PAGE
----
Also, I want you to note, that the position of your spine from a face on perspective, okay. You don't want to have too much secondary access tilt down in the hitting area. That's again, going to shallow the plane. For those of you players that are typically over the top, you're going to notice that your spine would be much more vertical. So I'm going to go ahead and hit a shot here with FlightScope being able to track the data, I'm going to show you guys the effects of this.
What I'm going to be trying to do here is, I'm going to drive hard off my right leg and we're going to see how far in to out we are. Okay. So it showed me there, I had seven degrees into out and then I had to close my club face five degrees to be able to balance that back out. That's very hard to control on the golf course. So now you can understand the cause and effects to this.
So now what we're going to do in part two of this video, is I'm going to show you a simple little drill here, that's going to help you overcome this once and for all. Okay, guys. So here we are with a drill for this week that we're going to be focusing in on how to alleviate some of that early extension that you might be battling with in your golf swing. I've gone ahead and got a simple necktie here. I've obviously picked out some pretty wildly clashing colors here. Pink on purple, so don't make fun of me at home, but it gives you some good contrast here, so that you can see what I'm doing.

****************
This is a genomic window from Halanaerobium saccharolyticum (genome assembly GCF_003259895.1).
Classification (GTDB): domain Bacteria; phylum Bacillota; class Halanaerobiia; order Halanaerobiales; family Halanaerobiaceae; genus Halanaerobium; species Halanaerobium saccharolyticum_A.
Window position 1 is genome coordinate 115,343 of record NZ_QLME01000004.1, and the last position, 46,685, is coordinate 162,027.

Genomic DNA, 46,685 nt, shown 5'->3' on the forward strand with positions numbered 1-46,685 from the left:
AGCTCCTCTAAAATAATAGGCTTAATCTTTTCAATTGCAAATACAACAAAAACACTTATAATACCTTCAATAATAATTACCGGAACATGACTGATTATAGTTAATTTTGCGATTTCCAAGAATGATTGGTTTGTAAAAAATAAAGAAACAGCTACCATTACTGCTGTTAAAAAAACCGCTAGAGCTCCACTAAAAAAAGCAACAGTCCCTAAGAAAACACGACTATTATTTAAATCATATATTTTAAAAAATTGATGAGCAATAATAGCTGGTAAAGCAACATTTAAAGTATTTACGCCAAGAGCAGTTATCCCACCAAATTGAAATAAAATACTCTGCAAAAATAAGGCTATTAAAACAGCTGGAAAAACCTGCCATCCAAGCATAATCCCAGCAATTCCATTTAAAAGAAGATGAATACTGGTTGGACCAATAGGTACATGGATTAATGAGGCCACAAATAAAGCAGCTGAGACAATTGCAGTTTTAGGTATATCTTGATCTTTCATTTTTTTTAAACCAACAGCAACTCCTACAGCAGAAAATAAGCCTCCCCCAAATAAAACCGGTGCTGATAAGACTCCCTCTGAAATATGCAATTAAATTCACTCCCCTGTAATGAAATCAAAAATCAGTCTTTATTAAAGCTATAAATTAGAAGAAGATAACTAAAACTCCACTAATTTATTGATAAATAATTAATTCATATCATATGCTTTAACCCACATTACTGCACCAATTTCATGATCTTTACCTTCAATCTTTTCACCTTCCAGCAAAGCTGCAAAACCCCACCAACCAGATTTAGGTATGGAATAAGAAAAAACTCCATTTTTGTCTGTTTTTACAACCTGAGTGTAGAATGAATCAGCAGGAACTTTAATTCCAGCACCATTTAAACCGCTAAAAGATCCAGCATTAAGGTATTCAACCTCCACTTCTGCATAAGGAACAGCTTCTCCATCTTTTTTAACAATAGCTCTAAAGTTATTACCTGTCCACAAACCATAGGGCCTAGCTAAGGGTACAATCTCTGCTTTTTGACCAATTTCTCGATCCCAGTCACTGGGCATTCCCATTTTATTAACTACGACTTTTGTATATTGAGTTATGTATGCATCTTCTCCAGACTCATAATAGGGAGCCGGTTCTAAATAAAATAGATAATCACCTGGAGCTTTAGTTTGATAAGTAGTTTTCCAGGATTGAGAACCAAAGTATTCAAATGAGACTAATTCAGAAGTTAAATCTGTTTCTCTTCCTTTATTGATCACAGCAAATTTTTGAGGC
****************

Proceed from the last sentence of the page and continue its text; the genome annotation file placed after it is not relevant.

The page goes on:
What I've done here is, I've gone ahead and tied just a normal, standard knot. What I want you to do, is I want you to be able to adjust your knot based off of your set up position, and based off the club that you're going to be hitting. Today, I'm going to be hitting a seven iron. So that when you're in your set up position, the knot is the only thing that's touching your chest. I don't want you to have any part of the tie below the knot being, laying down the front of your chest, here. So the goal here at your set up position, when you're in your golf posture, and you can see here. The wind's blowing a little bit right now. This is the only thing that I can feel touching against my chest. Nothing down below it.